these industries be scattered along
the lines in the smaller towns, thus
enabling the railroads to handle their
business without the. congestion, delay
and expense Incidental to city termin
als; aiding tho industries in reducing
their overhead charges and the cost
of their properties, and assisting the
employes of the Industries to lower
tho cost of living and raising Its
standard by placing them in smaller
communistes, where living expenses
are not so high, where fresh air can
be had for them and their families,
and where they can develop the higher
inetinctg of Ufo denied them In crowd
ed city quarters.
Distribution of traffic and Industry
undoubtedly will be one of the main
themes for discussion in the report,
and the carriers and industries will
be urged to co-operate in tills distri
bution for their mutual advantage.
The railroads Teached the conclus
ion weeks ago that the commission
would not grant their request for a 5
per cent horizontal increase in rates,
amounting to more than $50,000,000 a
Repr?sentatives of the carriers |
schooled by railroad attorneys, assert
ed that If the increase were not grant
ed quickly, the roads would go on the
rocks all over the country and ono
line after another would be forced in
Tho hearings were concluded the1
fair and straightforward, and that no j
technicalities will be resorted to.
We are informed that Charleston, j
whero thero has been so much elec
tion scandal, ls operating under a 1
much more stringent law-passed by
the legislature and not by the conven
tion. And other states are reported j
to be operating under primary rules ?
equally as exacting as ours.
AU in all. lt appears that the en
rollment plan in this state, while just I
a little bit more cumbersome than the j
old slipshod way. and Is not at all
porfect, is yet a good thing for every- j
body and gives good protection to the j
VEGGING THE SOIL
Breaking up the soil with the use
of dynamite is not understood. Some
people scoff at it because they canont
see how dynamite imparts any fertili
ty to the soil. And lt does not ' But
there ts one thing it does do; it wakes
up the old lazy soil and makes lt go
hustling, just us applying a galvanic
battery to an old tramp .will make bim
Switzerland, perhaps tho greatest I
agricultural country in tho world,
for Its opportunities, is using dyna
mite extensively and experiments in j
the United States and right here . in j
Anderson county have been very suc
cessful and productive.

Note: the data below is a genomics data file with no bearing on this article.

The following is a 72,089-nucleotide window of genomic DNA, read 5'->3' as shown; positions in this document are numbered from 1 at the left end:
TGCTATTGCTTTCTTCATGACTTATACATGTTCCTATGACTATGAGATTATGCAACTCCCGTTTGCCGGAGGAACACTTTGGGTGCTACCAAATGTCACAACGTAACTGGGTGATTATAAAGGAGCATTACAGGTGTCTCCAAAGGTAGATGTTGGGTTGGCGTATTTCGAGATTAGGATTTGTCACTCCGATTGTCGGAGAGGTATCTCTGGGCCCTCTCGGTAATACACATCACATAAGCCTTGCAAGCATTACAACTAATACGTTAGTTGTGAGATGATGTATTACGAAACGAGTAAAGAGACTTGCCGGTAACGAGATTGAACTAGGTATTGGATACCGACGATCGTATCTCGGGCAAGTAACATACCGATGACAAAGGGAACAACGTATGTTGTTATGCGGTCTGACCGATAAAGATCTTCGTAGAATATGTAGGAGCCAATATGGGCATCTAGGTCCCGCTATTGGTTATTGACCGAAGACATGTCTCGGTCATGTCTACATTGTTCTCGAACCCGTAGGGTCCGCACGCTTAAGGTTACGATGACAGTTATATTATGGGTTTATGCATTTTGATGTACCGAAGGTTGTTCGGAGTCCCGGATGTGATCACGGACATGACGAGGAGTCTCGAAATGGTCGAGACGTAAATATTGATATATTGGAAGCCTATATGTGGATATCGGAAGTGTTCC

The department of agriculture In
Switzerland has set about the matter
systematically. It has been proved
that fruit trees planted in the soil
prepared by dynamite explosions are
prolific. Sometimes it ts necessary to
uso force to break into the storehouse
ot riches of the miserly soil and to
put the mineral wealth Into circula
This Is an excellent means ot I
breaking up hard soil and making j
"worn ont" ' land astonishingly fertile.
Tho'earth ls a skull.. The.soil lathe
loose skin on top of the skull, or ls
disintegrated rock resting upon the
skull. The fertility ot the. soil de
pends upon chemical elements in the
outer covorlng to nourish plant Ute.
v Constant rainB wash away some of
these chemicals and the maturity of
crop after crop exhausts , others. But
down on tho hard pan la the accumu
lation of chemical elements, too deep
under the crust for the tender roots
of the plants to attain. Borne up-to
date farmers ueo tractor plows to
break up this hard pan and to give the
roots a chance to stretch themselves
und That Lines Be Run on Busi
Advance to Be Granted
utter part of April. In thvir cloning
irguments the railroad attorneys
gain stated that delay meant destruc
lon for many lines.
All through .May pressure was
irought to hear on the commission to
tasten the decision. Greater pressure
i-a.s brought In lune. Thenvthe rall
oads begab to look around and found
hey weren't so badly off as they
bought. They took the hims thrown
mt by the commisioners and their
let earnings begun to show a relative
Crop conditions throughout the
ountry, never more favorable than
hls year, began to shed optimism on
lie railroads and within the last few
reeks the carriers, which had laid off
nany men during the progress of the
ate hearings, began to hire them
>ack; they placed orders for new
alls; they gave orders for new equip
nent, and they began running their
hops overtime In many Instances to
mt their rolling ttock In shape to
lundie the crops.
Railroad* to Meet Conditions.
Conditions have improved so that
he prices pf those stocks which have
mt been fundamentally .undermined
ty watering have shown steady im
The delay of the commission con
inced tho railroad operators * that
heir please for an immediate increase,
iccauBO of the precariousness of their